3 Tips for How to Save Money on Groceries WITHOUT COUPONS!

Share it with your friends Like

Thanks! Share it with your friends!


Frugal living is made up of all the small choices you make everyday. One of those choices is how and where you shop for food. If you want to know how to save money on groceries, I have 3 simple tips you can use to help you spend less money and time when shopping for your family!

Download a FREE Meal Planning sheet from my resource library: https://www.frugalcreativeliving.com/library/

Music: Dear Autumn
Musician: @iksonmusic485


@LoveyourselfSK says:

I love how concise yet informative your videos are.

@laurajones338 says:

Love the idea of using an app for comparison shopping!

@lunadelibertad253 says:

Yep, even when buying clothes or Anything you can save by shopping online and comparing prices

@emilywilson7308 says:

Eating vegetarian or vegan meals saves a lot of money too!

@delfinadelmar6726 says:

Love your weekly themes! Think Iโ€™m gonna do it that way.

@kenyonbissett3512 says:

Great tips! I try to keep the price of a family meal (4 people) to $3-$5. I look to keep the meat at $1-$2 a lb, the starch at $0.50-$1 a lb, and the veggies to $1-$2lb. Some would say impossible nowadays but it can be done if you are careful with portion size. Each individual gets 4oz of meat, 6-8oz of starch and about 4-8oz of veggies. Portions depends on age.

Examples would be chicken quarters $0.69lb to chicken thighs $0.79-0.99lb, ham shank/butt at $0.59-$0.99lb, Hamburger $1.99-$2.39lb, fish tuna $0.69 for 5oz or $2.07 for 15oz., large eggs dozen $1.23-$1.74 for 22oz.

Starch examples would be sweet potatoes $0.49-$0.89lb, white potatoes $0.49-$0.69lb, white rice $0.49-$0.59lb, pasta $0.75-$1lb.

@Jpudgy5 says:

Thank you ๐Ÿ’•

@valerieostopoff2171 says:

Just thumbs up and scribed. Young Lady, you Are AWESOME and resourceful; good wisdom!! You sound like an individual who's on fire for Jesus ๐Ÿ˜…๐Ÿ˜‚

@Drmikekuna says:

Great advice! My two sisters use rotating food plans like yours. One sister has a 7-day plan and the other rotates her meals every 10 days. Both say that it has been great as it not only saves money but also helps with decision fatigue.

I'm retired, but I still have kids at home (I had my last child when I was almost 50). Because my wife is working I have taken over a lot of the household tasks including grocery shopping. I'm not organized enough to clip coupons. I have tried to use our local stores' apps, but I always seem to forget to do so until I'm in the store. Then I'm trying to get in and out as quickly as possible.

Here is my initial savings strategy and then how I modified it. Initially, I went to Walmart to shop because they offered overall low prices. I shopped house brands and hunted for sale items. This worked for quite a while, but then (likely due to the pandemic) Walmart started to have significant shortages. Sometimes I couldn't get the most basic items like eggs. In addition, their produce quality started to go down (likely to shortages), and then almost all of the checkers were replaced by self-checkout machines. This was a huge drag as I had to shop a giant store, then check myself out (including typing in all of those produce codes), then bag the food, and finally unload and put away everything at home. Self-checkout may be fine if you are buying 3 items, but not a grocery cart full. To make matters worse, I tended to buy things that I didn't need (once leaving the store with a set of pots and pans), and they always had an employee standing in the check-out area who would stare you down, like you were going to try to steal a banana or something. I needed to come up with a new strategy.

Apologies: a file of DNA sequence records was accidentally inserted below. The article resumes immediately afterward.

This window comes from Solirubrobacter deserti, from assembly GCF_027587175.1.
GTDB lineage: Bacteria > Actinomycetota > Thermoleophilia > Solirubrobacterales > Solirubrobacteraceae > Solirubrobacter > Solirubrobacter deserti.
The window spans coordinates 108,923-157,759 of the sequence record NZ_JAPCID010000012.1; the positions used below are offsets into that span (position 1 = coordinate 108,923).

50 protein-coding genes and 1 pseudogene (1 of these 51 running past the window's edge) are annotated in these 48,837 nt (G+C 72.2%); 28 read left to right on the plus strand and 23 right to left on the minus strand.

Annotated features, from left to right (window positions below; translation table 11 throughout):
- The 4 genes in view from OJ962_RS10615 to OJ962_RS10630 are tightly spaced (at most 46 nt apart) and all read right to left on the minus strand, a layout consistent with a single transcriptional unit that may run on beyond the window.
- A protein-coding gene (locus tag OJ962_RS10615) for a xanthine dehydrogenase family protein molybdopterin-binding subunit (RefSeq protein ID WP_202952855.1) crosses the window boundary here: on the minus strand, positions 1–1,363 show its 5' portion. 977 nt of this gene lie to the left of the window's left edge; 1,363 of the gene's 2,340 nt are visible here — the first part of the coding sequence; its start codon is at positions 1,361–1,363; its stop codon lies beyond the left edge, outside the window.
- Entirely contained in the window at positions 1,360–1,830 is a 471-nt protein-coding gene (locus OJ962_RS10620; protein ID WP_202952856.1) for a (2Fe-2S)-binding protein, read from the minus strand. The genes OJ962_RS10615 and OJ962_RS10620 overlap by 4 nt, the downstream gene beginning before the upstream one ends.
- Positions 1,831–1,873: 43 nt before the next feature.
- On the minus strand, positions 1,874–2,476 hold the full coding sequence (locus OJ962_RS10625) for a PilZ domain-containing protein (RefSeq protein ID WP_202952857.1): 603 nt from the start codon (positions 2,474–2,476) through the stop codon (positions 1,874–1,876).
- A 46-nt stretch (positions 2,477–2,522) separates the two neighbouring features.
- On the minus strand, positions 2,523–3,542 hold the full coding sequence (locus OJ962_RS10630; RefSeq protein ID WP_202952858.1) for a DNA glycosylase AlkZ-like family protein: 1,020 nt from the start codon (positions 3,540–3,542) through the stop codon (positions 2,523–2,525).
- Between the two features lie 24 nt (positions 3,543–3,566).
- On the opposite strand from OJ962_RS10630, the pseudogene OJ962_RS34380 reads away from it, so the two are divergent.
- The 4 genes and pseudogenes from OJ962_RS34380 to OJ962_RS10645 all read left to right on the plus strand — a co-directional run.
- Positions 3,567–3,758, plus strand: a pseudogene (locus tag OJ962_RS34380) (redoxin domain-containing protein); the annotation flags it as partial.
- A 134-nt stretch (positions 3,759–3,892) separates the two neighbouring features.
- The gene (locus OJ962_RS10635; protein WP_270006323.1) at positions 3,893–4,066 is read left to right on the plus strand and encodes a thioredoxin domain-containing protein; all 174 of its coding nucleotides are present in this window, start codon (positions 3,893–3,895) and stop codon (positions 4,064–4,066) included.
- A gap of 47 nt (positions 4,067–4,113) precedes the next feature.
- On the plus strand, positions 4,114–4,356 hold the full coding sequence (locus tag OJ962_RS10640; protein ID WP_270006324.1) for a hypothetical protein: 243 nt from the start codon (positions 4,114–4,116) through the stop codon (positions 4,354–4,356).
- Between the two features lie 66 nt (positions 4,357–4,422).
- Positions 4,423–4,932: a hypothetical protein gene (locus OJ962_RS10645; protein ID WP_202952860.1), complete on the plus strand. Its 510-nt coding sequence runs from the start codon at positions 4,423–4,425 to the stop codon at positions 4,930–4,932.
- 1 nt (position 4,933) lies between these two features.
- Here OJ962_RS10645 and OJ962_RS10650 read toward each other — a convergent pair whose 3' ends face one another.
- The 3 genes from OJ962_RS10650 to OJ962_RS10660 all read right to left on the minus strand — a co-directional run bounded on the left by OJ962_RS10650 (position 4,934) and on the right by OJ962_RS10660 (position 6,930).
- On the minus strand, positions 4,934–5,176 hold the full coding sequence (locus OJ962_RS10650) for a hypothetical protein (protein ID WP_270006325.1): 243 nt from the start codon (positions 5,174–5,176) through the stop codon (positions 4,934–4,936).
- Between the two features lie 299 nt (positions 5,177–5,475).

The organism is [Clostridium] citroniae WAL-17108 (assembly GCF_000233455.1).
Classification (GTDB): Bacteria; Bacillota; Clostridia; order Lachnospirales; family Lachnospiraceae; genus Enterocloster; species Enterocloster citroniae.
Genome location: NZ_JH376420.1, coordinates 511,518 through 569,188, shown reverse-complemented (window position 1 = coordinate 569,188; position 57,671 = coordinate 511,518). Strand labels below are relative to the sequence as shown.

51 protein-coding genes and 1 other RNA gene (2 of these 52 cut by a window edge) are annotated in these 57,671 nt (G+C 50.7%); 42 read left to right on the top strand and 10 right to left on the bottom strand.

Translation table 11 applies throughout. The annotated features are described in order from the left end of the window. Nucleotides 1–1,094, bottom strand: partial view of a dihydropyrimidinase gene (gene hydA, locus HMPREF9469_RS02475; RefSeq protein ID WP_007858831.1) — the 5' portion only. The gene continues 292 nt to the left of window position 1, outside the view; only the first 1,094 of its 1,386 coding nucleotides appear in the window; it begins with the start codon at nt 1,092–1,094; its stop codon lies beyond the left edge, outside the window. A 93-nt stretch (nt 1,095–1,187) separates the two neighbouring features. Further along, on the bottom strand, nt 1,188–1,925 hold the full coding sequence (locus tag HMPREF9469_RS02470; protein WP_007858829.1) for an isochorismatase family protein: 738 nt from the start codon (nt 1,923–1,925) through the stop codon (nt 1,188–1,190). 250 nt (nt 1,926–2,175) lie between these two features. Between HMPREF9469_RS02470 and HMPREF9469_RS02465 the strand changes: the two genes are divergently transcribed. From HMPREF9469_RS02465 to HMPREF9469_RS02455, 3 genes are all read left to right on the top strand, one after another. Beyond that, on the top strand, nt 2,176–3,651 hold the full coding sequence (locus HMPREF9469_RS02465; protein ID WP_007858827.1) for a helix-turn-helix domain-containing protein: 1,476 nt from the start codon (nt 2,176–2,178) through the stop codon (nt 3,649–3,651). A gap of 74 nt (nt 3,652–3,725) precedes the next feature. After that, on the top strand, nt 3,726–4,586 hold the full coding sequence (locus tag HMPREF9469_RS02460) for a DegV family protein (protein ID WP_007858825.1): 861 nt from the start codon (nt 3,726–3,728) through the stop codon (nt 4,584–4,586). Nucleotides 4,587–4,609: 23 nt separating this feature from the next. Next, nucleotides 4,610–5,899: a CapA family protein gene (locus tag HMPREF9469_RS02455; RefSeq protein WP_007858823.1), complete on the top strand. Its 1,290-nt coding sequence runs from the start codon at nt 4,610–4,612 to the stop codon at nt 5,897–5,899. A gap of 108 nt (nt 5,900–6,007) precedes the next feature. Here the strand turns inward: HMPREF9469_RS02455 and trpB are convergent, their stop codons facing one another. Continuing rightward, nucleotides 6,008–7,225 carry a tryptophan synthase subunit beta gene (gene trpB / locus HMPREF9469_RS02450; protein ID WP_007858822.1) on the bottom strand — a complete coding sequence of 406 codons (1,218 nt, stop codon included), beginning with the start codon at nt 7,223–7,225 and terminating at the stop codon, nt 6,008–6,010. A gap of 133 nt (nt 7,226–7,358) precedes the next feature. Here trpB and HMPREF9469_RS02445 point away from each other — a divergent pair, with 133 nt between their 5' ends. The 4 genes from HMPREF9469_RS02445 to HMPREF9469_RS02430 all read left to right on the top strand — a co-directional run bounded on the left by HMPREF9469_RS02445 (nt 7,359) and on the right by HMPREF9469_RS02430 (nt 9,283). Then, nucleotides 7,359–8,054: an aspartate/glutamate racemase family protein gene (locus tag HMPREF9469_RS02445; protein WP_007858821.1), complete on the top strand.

We have an Aldi that isn't too far as well as a Costco. Costco has great stuff and much of it is fairly priced. However, I would go into the store for 5 items but I would find other things and wind up spending hundreds of dollars. Now I limit my trips to Costco, and really try to stick to my list. I'm also very careful about buying foods that I haven't tried or tasted. A giant box of something that we don't use is just a waste of time, money, and freezer space.

I really like Aldi, although they don't sell everything that we eat (they do sell most things). Their quality is pretty good and I'm not tempted to buy a ton of extras. The store that we have is fairly small, so I can get in and out quickly. They have nice checkers! Yes, I have to bag, but I can bring bigger reusable bags so it is faster to unload when I get home. Overall, I definitely save money when I shop there.

Additionally, I will sometimes read other stores' flyers, especially for sales on meat. I'll buy in bulk, which can be significantly cheaper. We have a freezer that I can use for stock-up items as well as a vacuum sealer. I really love the vacuum sealer as it forces me to portion out rational amounts of meat for meals, and the sealing process eliminates freezer burn. We also have meatless meal nights at least once a week.

Lastly, I have adopted many of my mother's cooking styles. Growing up we had a family of seven and she made many great one-pot meals. I often use a Dutch oven or a pressure cooker. However, an inexpensive crock-pot would also work. I toss everything in one pot and dinner is served. My kids are well-trained to clean up as we go and leave the kitchen clean after a meal, so that works out too.

I think that the best strategy is to simplify the grocery/cooking process and find a system that works for you. I enjoy reading about those coupon clickers who leave a store with two carts of groceries, paying only 10 cents. However, that is not me. Thanks for the video.

@pennywarren2357 says:

I recently discovered your channel, and am I glad I did! I LOVE being a good steward of our finances, and your channel is helping me do just that! Tyfs!

Write a comment